Author: Jennifer R. Loux


Evans, William D. (ca. 1831–1900)

William D. Evans represented Prince Edward County in the House of Delegates for two terms (1877–1880). Born free, he apprenticed as a housepainter and worked as a servant during the American Civil War (1861–1865). He sat on Farmville‘s town council in 1873 and 1874, one of several local offices he held during his political career. In 1877, despite a new poll tax that greatly limited the number of African American candidates, he won a seat in the assembly. Evans prevailed again two years later and during his second term he joined the ReadjusterRepublican alliance that controlled the General Assembly from 1879 to 1883 and refinanced the state debt. He worked as a painter and interior decorator in Washington, D.C., and as a constable in Farmville until his death in 1900.


Dyer, Carrie Victoria (1839–1921)

Carrie Victoria Dyer was a key founder of Hartshorn Memorial College, an African American Baptist women’s college in Richmond that later merged with Virginia Union University. Dyer, who spent her early years in Michigan and Vermont, initially taught black students in Providence, Rhode Island, and Nashville. She and Hartshorn co-founder Lyman Beecher Tefft believed female students were better served by single-sex education, which led to the establishment of the new institution. The college opened in 1883 with Dyer as principal and second in command to Tefft, who served as its president. Dyer also acted as an instructor and spent twenty-nine years as the treasurer of the Rachel Hartshorn Education and Missionary Society. She took over Hartshorn’s day-to-day operations for the 1905–1906 term while Tefft was ill. Dyer became dean in 1912 and served for two academic years before she gave up the position to teach one final session. In 1926 money bequeathed by Dyer’s estate to the Woman’s National Baptist Convention Auxiliary of the National Baptist Convention, U.S.A., was used to establish the Carrie V. Dyer Memorial Hospital in Monrovia, Liberia.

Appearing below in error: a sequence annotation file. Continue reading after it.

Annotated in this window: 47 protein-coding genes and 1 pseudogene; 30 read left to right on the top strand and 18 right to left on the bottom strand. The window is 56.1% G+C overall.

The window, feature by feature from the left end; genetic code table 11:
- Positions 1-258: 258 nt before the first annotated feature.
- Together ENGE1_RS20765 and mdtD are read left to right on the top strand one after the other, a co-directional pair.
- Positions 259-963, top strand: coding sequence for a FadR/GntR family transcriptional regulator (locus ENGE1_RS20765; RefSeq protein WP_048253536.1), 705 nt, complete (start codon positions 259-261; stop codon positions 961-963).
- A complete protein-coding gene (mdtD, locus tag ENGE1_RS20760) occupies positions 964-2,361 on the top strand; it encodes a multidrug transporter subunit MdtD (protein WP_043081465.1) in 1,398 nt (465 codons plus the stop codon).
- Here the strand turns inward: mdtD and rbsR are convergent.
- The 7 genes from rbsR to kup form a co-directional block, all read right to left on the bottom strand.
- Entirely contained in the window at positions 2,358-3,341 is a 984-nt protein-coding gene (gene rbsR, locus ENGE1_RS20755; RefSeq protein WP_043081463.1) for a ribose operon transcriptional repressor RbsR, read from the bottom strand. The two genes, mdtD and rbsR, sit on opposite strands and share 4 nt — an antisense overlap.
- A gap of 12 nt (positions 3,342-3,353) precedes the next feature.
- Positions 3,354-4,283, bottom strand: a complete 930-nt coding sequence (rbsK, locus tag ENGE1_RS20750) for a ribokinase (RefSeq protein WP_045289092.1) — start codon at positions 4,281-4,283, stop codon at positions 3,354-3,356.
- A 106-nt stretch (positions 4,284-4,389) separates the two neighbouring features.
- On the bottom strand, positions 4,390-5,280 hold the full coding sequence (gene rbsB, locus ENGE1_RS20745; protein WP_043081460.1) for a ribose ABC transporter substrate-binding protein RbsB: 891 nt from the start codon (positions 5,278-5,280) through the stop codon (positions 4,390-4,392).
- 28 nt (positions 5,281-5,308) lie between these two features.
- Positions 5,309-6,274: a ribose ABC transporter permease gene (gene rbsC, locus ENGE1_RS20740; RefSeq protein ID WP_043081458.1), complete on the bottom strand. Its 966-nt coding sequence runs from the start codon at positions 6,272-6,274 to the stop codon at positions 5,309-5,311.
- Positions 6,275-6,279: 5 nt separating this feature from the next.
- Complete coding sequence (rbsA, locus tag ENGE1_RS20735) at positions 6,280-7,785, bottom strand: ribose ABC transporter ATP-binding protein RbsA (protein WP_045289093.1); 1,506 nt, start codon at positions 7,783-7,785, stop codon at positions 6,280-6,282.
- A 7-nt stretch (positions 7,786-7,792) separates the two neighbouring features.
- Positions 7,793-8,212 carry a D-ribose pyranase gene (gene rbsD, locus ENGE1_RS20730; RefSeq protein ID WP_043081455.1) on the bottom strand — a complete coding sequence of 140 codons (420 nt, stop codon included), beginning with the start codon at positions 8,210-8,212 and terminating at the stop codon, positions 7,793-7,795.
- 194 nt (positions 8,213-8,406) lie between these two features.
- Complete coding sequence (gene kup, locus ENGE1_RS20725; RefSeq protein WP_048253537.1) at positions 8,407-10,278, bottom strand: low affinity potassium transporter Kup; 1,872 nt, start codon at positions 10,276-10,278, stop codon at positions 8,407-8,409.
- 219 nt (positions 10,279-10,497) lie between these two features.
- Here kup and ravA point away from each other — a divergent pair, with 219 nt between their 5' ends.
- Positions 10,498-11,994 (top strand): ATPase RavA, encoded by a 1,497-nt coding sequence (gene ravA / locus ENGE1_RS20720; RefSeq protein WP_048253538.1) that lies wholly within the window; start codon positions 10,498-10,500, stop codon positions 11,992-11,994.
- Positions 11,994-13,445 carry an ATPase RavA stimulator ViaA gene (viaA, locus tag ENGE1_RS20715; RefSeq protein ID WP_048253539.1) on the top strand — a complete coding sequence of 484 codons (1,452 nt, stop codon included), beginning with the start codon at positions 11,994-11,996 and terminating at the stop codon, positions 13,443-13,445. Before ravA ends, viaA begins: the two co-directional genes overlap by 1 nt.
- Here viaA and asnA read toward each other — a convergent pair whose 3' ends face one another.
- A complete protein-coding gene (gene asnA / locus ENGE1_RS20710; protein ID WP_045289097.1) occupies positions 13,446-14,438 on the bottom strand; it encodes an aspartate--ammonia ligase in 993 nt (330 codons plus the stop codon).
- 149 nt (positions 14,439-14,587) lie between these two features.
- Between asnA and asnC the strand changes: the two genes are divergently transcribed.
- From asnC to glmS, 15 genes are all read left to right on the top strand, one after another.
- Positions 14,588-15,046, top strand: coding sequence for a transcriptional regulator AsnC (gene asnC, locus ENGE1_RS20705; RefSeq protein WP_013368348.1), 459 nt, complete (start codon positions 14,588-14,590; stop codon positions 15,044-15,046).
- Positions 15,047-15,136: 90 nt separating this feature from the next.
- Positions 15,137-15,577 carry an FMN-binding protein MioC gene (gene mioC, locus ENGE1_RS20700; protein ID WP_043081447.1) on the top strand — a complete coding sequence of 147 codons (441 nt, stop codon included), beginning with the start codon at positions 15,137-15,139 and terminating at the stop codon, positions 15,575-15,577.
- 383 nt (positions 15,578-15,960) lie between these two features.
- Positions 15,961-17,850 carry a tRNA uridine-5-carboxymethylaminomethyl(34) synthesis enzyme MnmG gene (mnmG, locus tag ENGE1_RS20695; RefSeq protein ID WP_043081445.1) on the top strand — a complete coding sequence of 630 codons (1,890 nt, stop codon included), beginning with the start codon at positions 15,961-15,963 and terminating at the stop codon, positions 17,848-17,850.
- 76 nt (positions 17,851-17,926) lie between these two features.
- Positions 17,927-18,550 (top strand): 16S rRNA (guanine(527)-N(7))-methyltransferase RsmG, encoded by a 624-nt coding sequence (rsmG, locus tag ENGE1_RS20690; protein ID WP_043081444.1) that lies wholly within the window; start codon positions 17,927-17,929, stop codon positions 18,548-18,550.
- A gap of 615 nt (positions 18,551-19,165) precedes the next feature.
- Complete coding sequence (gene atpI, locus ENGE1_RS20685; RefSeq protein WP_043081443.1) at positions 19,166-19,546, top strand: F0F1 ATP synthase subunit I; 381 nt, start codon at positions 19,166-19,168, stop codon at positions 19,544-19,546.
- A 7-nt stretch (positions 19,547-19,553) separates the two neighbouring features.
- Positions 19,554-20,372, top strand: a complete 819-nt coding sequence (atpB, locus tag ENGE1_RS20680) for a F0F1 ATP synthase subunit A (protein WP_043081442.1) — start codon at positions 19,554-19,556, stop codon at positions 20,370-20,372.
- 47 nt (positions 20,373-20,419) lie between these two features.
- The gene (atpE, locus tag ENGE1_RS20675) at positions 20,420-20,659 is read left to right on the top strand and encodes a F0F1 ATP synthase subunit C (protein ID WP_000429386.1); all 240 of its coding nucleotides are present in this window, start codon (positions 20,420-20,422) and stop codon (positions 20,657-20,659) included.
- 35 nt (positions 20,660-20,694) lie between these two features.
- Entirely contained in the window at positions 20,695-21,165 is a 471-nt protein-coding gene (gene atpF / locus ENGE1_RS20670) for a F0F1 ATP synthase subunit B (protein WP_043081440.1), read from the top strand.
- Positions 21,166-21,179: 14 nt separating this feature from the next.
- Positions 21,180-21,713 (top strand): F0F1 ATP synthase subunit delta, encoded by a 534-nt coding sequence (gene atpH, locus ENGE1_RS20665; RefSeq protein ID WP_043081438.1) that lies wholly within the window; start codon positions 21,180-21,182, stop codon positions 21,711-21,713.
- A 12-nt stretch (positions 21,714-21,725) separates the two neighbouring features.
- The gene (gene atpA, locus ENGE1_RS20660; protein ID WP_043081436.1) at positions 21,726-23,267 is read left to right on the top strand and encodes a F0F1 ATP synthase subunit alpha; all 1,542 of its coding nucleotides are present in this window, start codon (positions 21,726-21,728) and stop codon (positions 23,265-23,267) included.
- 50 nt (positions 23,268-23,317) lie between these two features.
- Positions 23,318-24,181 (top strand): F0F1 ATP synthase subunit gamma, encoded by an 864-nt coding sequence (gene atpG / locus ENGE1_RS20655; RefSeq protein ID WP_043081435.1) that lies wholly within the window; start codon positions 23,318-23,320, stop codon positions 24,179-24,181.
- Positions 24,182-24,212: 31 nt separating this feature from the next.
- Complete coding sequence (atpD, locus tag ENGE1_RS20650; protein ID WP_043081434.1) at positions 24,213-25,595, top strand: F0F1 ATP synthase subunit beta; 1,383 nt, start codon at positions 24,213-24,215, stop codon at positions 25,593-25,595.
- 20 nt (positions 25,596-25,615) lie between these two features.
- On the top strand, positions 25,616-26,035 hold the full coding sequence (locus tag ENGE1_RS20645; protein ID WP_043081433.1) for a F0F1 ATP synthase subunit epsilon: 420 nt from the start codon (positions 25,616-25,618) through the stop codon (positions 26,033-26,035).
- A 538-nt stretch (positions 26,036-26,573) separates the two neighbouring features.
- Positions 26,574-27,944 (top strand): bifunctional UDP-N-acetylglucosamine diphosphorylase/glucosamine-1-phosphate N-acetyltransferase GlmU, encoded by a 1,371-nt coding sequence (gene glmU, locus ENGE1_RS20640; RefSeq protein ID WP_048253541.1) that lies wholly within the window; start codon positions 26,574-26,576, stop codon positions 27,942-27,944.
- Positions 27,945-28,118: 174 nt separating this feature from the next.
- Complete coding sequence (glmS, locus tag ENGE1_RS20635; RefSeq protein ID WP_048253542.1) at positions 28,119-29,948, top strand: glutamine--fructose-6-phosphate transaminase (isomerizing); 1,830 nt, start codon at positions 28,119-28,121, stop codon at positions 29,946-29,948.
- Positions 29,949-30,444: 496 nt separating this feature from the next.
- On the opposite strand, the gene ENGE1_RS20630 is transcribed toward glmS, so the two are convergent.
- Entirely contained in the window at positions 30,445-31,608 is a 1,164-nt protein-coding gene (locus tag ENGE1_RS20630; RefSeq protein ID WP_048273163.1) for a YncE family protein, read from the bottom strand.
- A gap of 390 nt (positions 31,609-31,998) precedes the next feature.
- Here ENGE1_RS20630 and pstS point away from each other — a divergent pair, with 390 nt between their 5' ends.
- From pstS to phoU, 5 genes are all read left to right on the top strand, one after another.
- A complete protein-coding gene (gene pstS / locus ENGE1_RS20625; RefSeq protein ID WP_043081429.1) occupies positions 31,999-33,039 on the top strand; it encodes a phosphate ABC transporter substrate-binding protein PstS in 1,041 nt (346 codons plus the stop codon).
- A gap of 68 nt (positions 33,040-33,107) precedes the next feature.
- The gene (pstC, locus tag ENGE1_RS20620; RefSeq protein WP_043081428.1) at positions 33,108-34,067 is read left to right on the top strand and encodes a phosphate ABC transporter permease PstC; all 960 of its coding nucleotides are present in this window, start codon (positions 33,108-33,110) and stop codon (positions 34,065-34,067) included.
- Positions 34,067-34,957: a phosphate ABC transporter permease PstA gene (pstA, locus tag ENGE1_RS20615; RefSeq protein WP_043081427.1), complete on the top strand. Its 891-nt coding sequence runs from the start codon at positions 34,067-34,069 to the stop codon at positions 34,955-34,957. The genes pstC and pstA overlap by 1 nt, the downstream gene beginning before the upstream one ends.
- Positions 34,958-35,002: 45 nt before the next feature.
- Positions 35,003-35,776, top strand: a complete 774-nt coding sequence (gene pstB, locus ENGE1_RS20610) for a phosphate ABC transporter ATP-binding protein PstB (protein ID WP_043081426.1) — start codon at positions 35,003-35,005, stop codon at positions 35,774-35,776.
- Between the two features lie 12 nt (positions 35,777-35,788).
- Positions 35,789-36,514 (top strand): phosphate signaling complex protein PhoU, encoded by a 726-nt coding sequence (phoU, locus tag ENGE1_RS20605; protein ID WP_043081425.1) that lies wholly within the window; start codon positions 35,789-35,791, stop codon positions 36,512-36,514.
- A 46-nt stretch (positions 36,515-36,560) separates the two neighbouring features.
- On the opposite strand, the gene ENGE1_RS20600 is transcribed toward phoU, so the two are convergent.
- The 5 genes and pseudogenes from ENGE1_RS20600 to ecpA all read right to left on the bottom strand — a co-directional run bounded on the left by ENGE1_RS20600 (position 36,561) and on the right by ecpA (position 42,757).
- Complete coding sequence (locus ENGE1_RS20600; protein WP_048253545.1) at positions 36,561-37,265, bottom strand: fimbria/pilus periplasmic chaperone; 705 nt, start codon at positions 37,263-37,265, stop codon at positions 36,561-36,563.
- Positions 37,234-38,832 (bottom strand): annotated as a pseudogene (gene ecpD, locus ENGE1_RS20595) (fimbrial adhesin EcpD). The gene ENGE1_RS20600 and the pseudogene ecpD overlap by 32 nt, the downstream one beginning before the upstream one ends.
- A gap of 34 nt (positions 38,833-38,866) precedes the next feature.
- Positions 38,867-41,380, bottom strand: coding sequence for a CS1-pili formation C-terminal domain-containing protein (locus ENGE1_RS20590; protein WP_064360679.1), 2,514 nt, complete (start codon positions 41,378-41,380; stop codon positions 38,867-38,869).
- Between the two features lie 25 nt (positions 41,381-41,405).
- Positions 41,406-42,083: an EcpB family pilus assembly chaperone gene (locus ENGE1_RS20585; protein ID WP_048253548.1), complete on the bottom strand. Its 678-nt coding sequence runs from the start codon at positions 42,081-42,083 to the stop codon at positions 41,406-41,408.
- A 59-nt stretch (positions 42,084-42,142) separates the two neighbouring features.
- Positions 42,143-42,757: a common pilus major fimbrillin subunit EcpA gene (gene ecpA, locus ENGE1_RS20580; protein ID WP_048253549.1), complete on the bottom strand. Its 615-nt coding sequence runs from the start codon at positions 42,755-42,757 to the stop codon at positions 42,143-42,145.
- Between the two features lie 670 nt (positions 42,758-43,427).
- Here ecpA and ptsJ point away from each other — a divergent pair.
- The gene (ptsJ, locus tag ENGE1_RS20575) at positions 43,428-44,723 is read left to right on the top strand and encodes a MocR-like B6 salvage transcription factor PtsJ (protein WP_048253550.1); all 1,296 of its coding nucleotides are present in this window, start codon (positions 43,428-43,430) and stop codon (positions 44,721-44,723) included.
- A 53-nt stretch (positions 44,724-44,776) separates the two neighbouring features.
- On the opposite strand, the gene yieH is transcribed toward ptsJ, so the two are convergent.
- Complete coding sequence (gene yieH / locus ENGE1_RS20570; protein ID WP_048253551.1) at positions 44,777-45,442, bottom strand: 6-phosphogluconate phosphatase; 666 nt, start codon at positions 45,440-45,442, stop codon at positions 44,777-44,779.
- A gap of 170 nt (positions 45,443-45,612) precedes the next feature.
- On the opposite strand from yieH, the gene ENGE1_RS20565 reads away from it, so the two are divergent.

Dawson, Thomas (1715–1760)